Fallen astronauts

‘Your loved ones were daring and brave, and they had that special grace, that special spirit that says, “Give me a challenge and I’ll meet it with joy.” They had a hunger to explore the universe and discover its truths. They wished to serve, and they did. They served all of us’ (Ronald Reagan in the wake of the Challenger disaster, 1986)

Israel: Ilan Ramon

Flight: 2003

The deal to take an Israeli astronaut into space was struck between Bill Clinton and Shimon Peres in 1995. Three years later, Ilan Ramon, a colonel in the Israeli air force, reported for astronaut training in Houston. Ramon was a veteran of the Yom Kippur war and had made the final and most dangerous bombing run during Israel’s airstrike against Iraq’s nuclear reactor in 1981.

The son of a Holocaust survivor, Ramon ate kosher food in space and carried with him a miniature Torah that had been smuggled into the Bergen Belsen concentration camp during the second world war. His main task was to study the great plumes of dust that rise from the Sahara. But the space shuttle Columbia disintegrated on its return to earth on February 1 2003. Ramon died with the other six astronauts on board

Astronauts are aware of the risks they take. “It is something that we all individually know about, but it is not something that we discuss very often,” says Garrett Reisman, an American astronaut who knew Ramon at Nasa. “If we do discuss it, it is either in stark statistical and factual terms, like the percentage chance for a catastrophic event, or we might be very dismissive about it: ‘Oh, it would really suck if we all “mort” on this flight.’ It is not something that we talk about, and especially with Ilan’s background. He was more familiar with this type of risk than anyone else.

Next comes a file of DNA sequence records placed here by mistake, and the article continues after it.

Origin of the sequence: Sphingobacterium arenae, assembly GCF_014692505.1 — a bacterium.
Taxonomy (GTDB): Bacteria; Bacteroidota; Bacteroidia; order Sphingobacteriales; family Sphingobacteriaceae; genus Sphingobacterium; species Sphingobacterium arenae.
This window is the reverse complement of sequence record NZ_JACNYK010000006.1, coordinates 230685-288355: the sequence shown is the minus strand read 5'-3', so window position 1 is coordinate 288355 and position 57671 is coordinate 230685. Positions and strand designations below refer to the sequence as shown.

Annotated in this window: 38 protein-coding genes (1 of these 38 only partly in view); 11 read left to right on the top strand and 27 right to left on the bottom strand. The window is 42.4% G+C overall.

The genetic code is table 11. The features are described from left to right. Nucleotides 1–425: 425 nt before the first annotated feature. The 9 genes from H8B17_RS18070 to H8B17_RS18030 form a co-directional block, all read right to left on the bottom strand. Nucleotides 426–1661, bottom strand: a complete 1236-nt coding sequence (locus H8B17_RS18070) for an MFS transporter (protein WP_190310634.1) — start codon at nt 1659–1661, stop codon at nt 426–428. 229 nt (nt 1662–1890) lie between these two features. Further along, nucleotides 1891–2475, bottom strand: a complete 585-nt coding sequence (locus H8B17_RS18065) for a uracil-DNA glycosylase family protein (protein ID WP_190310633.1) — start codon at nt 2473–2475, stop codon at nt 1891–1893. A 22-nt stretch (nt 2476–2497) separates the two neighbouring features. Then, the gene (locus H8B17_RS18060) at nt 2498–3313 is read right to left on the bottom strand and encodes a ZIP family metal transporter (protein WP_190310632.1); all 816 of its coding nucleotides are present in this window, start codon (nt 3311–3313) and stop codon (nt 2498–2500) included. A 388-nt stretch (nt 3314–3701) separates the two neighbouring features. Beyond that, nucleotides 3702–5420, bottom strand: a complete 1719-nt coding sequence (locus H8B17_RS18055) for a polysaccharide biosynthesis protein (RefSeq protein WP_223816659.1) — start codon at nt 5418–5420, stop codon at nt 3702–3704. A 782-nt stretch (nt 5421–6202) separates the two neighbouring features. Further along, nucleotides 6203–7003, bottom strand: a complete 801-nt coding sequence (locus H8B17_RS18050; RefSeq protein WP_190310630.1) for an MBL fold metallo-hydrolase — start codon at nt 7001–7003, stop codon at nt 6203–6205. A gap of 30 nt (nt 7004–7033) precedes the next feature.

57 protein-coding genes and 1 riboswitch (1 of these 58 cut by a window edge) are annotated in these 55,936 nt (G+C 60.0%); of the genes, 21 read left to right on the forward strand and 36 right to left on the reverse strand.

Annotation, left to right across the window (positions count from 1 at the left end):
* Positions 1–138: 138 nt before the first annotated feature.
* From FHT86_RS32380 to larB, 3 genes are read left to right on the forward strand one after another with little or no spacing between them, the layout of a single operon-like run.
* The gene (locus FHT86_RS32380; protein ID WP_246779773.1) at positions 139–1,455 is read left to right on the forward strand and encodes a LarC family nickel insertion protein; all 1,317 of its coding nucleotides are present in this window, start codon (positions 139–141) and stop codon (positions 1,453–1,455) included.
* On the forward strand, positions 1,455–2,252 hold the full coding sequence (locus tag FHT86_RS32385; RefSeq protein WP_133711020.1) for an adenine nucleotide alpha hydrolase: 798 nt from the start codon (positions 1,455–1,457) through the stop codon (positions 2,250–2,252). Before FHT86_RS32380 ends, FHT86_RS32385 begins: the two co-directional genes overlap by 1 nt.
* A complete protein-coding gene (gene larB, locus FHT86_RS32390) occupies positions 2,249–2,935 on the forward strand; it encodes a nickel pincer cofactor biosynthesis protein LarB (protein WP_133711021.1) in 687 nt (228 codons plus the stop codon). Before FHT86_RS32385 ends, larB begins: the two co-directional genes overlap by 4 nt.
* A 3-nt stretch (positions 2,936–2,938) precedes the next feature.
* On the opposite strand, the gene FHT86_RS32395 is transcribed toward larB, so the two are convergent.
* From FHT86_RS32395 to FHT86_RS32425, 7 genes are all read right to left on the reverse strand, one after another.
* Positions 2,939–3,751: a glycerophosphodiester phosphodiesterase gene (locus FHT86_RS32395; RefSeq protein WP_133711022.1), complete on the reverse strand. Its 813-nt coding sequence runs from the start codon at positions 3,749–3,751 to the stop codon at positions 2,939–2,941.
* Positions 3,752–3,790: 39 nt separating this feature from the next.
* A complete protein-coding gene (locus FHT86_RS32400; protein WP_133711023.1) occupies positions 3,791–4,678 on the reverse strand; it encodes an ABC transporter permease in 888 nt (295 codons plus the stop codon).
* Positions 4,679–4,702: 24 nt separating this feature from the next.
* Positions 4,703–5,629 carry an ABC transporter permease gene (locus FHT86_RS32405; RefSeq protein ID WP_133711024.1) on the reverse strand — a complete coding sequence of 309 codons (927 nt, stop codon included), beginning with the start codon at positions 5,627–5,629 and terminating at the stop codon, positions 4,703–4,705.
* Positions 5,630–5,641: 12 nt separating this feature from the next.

“The 107 crew was not the most raucous, it was not your party crew, if you will. They were a deeply connected, almost cerebral family, they forged some very, very deep bonds and as far as Ilan’s role in that… I would go for older brother. He started off as an outsider and became beloved by his crew mates. He was everybody’s favourite older brother.”


Valentin Bondarenko • 1961

Vladimir Komarov • 1967

Georgi Dobrovolski • 1971

Viktor Patsayev • 1971

Vladislav Volkov • 1971

United States

Virgil Grissom • 1967

Ed White • 1967

Roger Chaffee • 1967

Gregory Jarvis • 1986

S. Christa McAuliffe • 1986

Ronald McNair • 1986

Ellison Onizuka • 1986

Judith Resnik • 1986

Michael Smith • 1986

Francis Scobee • 1986

Rick Husband • 2003

William McCool • 2003

Michael Anderson • 2003

David Brown • 2003

Kalpana Chawla • 2003

Laurel Clark • 2003


Sergei Vozovikov • 1993


Ilan Ramon • 2003

The list of the deceased includes those who died during spaceflight training

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